A friend who served a senior German diplomat once pointed out to me that not everyone in Germany votes for Mutti. Some of the Swiss papers reminded us why over the weekend, listing all the things that have become far worse during her 15 years as Chancellor.
I won’t inflict the list on you, but it’s long – Brexit features, as does utter dependency on Russia for energy and China for exports, not forgetting over a million immigrants from the Middle East, nor the parlous state of Germany’s armed forces despite spending one and a half per cent of Europe’s largest economy on them each year. We should not be surprised how badly her party fared in the elections.
There are odd differences between our parliamentary customs and those of Germany. The Chancellor need not have a seat in parliament and coalitions are more likely than a one-party government.
The last one-party government brought about a second world war that resulted in unconditional surrender, occupation and partition. This gives the smaller partners in coalitions a great deal of influence over the larger partners, not just at the king-maker stage, but throughout their life as a government.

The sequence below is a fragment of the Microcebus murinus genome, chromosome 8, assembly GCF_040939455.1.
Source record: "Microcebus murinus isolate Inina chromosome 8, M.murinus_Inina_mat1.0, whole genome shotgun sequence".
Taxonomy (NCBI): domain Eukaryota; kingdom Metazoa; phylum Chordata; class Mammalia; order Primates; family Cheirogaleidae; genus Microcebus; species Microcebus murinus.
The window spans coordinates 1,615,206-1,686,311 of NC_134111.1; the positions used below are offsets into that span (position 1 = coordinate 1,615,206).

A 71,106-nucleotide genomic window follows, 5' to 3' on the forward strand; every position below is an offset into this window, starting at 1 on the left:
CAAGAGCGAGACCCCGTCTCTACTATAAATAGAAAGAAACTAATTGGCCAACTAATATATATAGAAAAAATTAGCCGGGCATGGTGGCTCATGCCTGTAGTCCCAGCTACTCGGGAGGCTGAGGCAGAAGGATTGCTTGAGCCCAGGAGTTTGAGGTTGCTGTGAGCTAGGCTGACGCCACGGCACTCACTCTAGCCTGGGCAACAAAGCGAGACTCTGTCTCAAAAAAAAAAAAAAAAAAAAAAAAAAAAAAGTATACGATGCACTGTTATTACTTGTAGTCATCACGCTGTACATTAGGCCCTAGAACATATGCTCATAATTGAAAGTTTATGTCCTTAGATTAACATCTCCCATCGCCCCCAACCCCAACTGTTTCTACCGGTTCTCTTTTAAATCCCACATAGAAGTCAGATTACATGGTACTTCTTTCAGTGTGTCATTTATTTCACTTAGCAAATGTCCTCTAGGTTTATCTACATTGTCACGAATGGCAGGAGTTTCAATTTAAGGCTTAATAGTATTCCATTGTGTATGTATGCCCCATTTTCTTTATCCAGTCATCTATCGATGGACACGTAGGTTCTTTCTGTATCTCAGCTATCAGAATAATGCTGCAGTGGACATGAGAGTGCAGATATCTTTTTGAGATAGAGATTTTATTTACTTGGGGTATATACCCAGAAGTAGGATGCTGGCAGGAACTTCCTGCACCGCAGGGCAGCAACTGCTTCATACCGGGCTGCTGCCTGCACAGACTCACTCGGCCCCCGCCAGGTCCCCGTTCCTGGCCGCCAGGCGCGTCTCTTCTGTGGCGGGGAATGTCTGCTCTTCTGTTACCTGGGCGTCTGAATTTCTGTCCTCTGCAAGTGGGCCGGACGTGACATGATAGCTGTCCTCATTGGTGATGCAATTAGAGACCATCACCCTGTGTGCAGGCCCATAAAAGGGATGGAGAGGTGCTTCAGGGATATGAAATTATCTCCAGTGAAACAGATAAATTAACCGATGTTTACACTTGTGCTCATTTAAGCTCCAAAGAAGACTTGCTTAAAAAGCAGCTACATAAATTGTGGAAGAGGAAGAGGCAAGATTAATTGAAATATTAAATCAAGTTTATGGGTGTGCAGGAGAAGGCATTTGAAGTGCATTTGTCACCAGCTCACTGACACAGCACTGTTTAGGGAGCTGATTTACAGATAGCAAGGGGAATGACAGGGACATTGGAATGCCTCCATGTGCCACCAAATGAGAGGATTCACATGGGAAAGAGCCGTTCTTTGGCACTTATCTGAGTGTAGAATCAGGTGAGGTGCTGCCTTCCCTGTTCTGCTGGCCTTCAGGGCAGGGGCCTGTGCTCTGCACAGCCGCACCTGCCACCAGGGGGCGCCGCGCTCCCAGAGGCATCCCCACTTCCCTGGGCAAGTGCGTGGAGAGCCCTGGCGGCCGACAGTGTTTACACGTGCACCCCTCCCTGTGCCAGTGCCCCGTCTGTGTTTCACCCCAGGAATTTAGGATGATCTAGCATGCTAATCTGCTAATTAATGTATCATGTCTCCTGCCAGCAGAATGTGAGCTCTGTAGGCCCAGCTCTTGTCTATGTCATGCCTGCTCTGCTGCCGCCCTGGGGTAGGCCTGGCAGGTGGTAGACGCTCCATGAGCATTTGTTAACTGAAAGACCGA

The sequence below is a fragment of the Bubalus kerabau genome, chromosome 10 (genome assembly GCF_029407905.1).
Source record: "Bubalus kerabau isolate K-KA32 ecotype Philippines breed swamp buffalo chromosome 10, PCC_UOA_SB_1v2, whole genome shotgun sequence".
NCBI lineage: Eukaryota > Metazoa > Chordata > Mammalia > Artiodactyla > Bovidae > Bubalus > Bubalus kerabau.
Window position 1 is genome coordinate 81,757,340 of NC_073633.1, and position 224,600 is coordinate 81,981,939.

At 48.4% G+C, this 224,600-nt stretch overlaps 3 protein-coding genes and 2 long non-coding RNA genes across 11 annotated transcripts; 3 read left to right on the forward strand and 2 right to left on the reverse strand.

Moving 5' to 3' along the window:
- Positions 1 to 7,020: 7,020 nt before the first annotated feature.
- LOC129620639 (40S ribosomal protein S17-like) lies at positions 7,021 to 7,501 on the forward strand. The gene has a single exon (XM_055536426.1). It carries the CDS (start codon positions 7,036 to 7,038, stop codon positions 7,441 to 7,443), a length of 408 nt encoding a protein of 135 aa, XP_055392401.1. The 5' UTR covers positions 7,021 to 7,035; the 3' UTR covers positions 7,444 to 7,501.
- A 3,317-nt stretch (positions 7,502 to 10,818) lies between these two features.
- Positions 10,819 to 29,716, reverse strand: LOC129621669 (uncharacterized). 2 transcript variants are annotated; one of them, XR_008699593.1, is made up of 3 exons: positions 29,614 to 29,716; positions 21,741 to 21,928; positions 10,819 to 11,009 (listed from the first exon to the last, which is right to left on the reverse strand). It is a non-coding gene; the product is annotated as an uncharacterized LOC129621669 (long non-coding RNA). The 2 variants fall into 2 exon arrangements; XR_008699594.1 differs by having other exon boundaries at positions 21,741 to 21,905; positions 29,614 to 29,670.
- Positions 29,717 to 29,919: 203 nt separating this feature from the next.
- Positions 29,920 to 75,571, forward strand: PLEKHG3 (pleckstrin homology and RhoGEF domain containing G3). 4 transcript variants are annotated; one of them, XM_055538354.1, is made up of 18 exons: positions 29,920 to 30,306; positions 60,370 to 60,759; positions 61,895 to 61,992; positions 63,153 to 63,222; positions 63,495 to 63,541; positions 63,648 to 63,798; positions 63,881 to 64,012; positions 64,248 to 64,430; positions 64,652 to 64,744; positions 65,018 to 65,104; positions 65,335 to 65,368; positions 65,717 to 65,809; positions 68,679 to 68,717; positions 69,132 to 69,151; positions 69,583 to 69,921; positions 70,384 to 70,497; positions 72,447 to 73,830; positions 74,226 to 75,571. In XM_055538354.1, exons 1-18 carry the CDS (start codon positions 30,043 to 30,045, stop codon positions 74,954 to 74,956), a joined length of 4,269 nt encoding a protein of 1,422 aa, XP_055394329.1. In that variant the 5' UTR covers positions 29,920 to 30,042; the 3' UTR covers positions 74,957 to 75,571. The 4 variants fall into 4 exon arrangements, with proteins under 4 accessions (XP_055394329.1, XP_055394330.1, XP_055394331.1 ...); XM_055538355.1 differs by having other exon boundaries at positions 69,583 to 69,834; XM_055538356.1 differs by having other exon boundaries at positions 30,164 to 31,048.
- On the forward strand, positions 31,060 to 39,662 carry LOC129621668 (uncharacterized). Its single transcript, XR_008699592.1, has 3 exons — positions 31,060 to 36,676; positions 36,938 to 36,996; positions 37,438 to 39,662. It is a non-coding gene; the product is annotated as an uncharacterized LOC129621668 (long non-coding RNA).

A traffic light coalition might soon become stuck on red, or at least pink. Priorities are domestic – modernising Germany and its commerce and industry, along with its social environment, all suffering from slow broadband speeds.
The Greens want no more new-build combustion engine cars from 2030, but nor do they want the EU ruling Germany, let alone France.
Although Germany is part of Nato, they do not want tactical nuclear weapons stored in their country, under lock and key, for use by the Luftwaffe in emergency. They are not keen on defence, whether as Nato members or not.
Even should Laschet pull off a coalition with the other three main parties, he would still face the same demand over car production and the same disquiet over nuclear weapons and Nato.
A coalition that excluded the Greens would not, though, face other demands about handing over powers to Europe providing Germany still held the steering wheel.
Nonetheless, ‘grand coalition’ options – both of which exclude the Greens along with the far Right AfD and far Left Die Linke – become attractive to the larger parties.